I don’t mean this. Honestly. But please suppose that I mean it:

    “Go squeeze your zits, asshole.”

    How many times would you need to read it before you said to yourself, “Why the f*** do I need to put up with the morons who comment on Patterico” and find a friendlier site for your views?

    nk (da3e6b)

  73. Hey Patrick, long time no read (the comments, I mean). After reading through all 69 responses to wls’s post, I be thinking maybe the blog needs moderated comments. I’d like to think you’d get higher quality comments than some of this junk… after all these years. Take care.

    Regret (fe9629)

  74. Leviticus — note that I didn’t include you. I certainly expect the blog to attract those who legitimately disagree, and to have them argue their points.

    But there’s no question that there are paid posters who hang out here and elsewhere, and their mission is not just to monitor the converstaion but to disrupt it as well.

    Sometimes they make legitimate points, but often the comments are inane and pointless. Commonly they seek to go off-topic.

    Do you disagree that Media Matters and other left-wing interest groups pay people to monitor programs like Rush, Hannity, and Imus?

    Given that all those are established facts, why do you dismiss out of hand the idea that MM or other similar outfits wouldn’t pay people to monitor a list of influential blogs — and by influential I simply mean widely-read. Its easy to identify which blogs get the most traffic. If I was easily bored I could hang out at Firedoglake or MyDD or TPMuckraker and post thread-hijacking non-sense under a variety of handles — especially if someone was willing to pay me to do it.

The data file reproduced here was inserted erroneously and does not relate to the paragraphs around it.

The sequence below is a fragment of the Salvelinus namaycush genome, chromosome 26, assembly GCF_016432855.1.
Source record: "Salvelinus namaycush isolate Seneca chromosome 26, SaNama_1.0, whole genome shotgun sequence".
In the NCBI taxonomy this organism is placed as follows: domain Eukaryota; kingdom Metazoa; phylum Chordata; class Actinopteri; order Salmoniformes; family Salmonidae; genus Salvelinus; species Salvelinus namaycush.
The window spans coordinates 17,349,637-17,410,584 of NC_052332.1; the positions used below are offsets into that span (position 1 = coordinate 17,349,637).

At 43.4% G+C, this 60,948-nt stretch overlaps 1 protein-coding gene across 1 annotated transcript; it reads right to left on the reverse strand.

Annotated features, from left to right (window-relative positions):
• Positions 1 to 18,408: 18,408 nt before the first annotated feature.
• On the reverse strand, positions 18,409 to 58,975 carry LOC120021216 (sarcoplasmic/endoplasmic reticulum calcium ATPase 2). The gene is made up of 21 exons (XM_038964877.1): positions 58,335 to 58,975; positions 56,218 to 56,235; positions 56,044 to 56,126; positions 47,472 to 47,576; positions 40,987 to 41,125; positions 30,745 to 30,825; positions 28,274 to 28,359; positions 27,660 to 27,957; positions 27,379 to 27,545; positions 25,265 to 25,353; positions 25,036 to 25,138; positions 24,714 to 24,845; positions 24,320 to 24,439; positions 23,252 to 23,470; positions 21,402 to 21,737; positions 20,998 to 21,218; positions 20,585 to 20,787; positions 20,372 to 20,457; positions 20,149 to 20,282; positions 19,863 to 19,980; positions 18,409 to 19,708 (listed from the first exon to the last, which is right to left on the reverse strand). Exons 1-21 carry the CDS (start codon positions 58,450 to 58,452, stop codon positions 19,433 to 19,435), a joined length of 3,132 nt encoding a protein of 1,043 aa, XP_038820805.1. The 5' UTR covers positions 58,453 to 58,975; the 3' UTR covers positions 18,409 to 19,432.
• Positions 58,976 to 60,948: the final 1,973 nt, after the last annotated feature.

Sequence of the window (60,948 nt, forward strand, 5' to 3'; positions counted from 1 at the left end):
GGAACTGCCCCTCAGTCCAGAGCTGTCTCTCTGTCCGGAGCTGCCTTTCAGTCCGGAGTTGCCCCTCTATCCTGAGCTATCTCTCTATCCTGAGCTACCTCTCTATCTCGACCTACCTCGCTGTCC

WLS (bafbcb)

  75. Regret — its hard to have a moderated blog when the people doing the posting all have day jobs that demand their time.

    WLS (bafbcb)

  76. Like Alphie, I don’t get a Soros check, but if you could find out where I could apply I would be grateful.

    I would point out to chaos that 43 percent i snot where the GOP started in the last election, but where it ended up. Perhaps he wishes to admit that the GOP lost all of the independent vote. May be, but if so, the fact that independents’ approval of the top GOP guy, George Bush, is at 12 percent would suggest that an election held today would be just as painful to the Republicans as the last one.

    Could this change? Sure. Maybe new CSI technology will finally show Hillary Clinton killed Vince Foster. The dynamic that you are counting on, though, is that the Iraqis (who are now taking losses from our bombing) will find their flowers and re-greet us as liberators in time to Accomplish the Mission all over again.

    Election Day is in November. Groundhog Day is in February.

    Andrew J. Lazarus (17dd6e)

  77. AJL

    the GOP lost all of the independent vote

    Prove it.

    JD (3ecf8c)

  78. Well, JD, chaos says the GOP is starting from base of 40-45 percent. And they only finished with 43 percent. Ergo, they got almost no votes from outside their base. Ergo, they lost all the independent vote.

    If you don’t agree with this, take the matter up with Chaos. On his assumption, the rest is mere arithmetic.

    Andrew J. Lazarus (17dd6e)

  79. Actually, liar, what I said was that Democratic pollsters say that the candidate of both major parties is assured 40-45% of the vote. Not that they started from such a base in 2006. What I said had nothing to do with 2006. Your trollery knows no bounds. You are either deliberately misrepresenting what I said, or you’re not intelligent enough to comprehend English at the high school level.

    Let’s look at this the proper way:

    The Retard Way, you mean. What you say next is stupid of epic proportions.

    You don’t get to recruit the neutrals to your side and declare a tie.

    Is this supposed to be serious?